The US semiconductor industry has attracted over $100bn in foreign direct investment (FDI) since 2019, making it the largest recipient of FDI globally according to research and analysis company GlobalData. 

In its 2024 thematic intelligence report into next-generation chips, GlobalData reported that the top investors into the US were TSMC, Infineon, Bosch and ASML. 

Source: GlobalData

GlobalData reported that TSMC would increase its future investment into the US from $45bn to $65bn by 2030.  

The research analyst credited the US $6.6bn CHIPS Act subsidy as the main motivation behind TSMC’s increased investment. 

US-TSMC relations have been strained, following a US skills shortage facing its chip industry and several setbacks in the construction of TSMC’s second Arizona plant. 

While the US CHIPS Act promised an additional $52.7bn in funding for semiconductor research, TSMC has faced delays in its payment making it harder for the company to construct chip plants and develop its US workforce.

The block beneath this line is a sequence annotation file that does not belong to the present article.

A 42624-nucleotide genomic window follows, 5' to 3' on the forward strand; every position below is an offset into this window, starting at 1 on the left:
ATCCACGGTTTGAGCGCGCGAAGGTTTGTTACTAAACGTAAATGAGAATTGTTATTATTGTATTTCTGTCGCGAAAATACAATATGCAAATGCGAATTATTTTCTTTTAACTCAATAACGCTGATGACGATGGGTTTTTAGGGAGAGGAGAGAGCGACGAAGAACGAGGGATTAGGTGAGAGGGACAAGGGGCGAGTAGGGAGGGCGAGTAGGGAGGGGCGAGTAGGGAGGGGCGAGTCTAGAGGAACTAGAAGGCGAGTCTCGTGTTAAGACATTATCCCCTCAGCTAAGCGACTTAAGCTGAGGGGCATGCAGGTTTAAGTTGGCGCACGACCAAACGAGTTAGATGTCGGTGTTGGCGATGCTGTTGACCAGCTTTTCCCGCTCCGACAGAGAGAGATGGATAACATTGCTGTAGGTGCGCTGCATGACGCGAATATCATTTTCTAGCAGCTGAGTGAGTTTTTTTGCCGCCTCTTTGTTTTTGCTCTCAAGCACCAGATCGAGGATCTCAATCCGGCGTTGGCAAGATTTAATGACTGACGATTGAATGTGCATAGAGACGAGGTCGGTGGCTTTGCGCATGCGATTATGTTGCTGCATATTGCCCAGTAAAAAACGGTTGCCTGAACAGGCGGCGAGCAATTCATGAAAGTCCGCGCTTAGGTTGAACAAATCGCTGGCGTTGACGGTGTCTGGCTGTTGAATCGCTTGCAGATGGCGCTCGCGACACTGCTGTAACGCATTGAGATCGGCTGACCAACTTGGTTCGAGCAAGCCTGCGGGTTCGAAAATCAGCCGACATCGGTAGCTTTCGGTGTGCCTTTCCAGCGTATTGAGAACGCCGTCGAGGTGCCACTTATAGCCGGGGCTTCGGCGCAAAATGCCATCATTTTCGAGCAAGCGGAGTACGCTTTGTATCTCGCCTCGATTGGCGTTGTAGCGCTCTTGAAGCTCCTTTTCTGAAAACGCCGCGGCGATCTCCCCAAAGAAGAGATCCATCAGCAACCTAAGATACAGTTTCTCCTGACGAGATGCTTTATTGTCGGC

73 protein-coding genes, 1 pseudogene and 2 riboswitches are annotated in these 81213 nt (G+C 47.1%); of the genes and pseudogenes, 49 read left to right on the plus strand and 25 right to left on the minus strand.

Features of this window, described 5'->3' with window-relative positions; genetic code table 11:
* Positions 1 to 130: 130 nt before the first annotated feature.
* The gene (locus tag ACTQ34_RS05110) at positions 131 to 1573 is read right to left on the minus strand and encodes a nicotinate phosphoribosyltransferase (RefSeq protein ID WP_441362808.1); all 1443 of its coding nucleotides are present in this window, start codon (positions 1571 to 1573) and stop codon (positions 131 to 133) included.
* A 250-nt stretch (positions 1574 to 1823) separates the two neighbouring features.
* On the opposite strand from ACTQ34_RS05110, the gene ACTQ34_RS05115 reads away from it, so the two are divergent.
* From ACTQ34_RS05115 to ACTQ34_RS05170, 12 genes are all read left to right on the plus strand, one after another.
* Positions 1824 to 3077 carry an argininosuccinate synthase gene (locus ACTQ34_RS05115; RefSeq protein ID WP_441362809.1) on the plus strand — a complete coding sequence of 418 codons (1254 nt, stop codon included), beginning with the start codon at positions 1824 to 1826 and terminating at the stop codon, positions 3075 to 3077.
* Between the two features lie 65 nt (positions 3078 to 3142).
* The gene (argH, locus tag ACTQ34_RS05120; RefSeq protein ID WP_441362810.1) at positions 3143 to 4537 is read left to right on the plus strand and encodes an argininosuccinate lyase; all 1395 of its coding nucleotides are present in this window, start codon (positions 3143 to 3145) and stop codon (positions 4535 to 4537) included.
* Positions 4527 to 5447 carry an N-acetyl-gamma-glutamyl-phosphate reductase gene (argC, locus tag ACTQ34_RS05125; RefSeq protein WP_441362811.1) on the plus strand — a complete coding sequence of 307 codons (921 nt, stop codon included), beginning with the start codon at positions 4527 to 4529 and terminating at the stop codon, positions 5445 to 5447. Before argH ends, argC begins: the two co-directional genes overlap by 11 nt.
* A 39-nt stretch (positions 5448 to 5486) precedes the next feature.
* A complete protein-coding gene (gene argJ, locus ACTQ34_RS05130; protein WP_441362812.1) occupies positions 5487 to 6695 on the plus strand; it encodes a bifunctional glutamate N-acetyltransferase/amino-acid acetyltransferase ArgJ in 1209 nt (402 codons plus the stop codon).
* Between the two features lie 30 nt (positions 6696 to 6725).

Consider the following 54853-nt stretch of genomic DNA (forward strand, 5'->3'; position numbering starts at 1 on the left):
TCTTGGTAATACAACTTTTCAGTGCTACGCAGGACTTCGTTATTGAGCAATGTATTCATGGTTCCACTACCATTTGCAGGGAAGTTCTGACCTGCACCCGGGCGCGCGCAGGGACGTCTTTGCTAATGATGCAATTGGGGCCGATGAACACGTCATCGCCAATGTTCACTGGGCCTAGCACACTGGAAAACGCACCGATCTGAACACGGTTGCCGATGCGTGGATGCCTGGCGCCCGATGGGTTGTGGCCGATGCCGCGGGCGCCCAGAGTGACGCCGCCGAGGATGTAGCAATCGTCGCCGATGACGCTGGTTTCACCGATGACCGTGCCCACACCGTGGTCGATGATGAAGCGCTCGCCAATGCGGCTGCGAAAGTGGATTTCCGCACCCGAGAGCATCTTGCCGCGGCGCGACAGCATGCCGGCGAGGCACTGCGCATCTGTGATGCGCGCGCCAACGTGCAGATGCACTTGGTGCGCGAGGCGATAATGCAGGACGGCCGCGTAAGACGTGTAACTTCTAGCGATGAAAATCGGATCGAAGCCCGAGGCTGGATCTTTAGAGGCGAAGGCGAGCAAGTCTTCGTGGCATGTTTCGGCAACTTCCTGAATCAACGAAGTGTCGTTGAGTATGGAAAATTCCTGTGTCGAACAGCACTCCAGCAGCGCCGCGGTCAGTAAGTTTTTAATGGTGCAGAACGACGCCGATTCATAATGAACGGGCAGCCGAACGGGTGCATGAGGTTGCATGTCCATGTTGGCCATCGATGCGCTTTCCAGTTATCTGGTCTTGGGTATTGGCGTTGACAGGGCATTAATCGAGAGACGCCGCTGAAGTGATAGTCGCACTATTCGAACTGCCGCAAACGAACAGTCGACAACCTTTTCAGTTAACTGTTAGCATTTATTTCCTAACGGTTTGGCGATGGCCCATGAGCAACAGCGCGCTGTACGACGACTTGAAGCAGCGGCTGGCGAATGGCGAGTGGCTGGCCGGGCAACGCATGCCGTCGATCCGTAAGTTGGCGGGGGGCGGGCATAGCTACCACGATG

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Following its April 2024 payment of $6.6bn, TSMC has committed to building a third plant in Arizona, signifying a consolidation in its relationship with the US chip industry. 

However, constructing chip plants in the US continues to be a significant labour and materials cost for TSMC in comparison to building in Asia. GlobalData’s report forecasts that the US will need to continue its financial commitment to supporting chip companies like TSMC to continue fostering local chip production. 

GlobalData acknowledged that this could be disrupted by the US 2024 Presidential election. 

Germany ranked second to the US in terms of global FDI in semiconductors, with a total of nearly $40m in FDI since 2019.  

However, GlobalData forecasts that Germany is cementing its place as Europe’s chip hub following a 69% increase in FDI from 2022. 

TSMC has similarly committed to constructing a $3.8bn chip plant in Dresden, which aims to produce around 12-28 million chips by 2028. 

GlobalData noted that Europe only accounts for 10% of global chip manufacturing, making it hard for the continent to compete with the US or Asia-Pacific region. Despite this, GlobalData predicts that Europe will intend to improve its chip self-sufficiency, potentially creating it as a subsidiary production hub of either the US or China depending on geopolitics.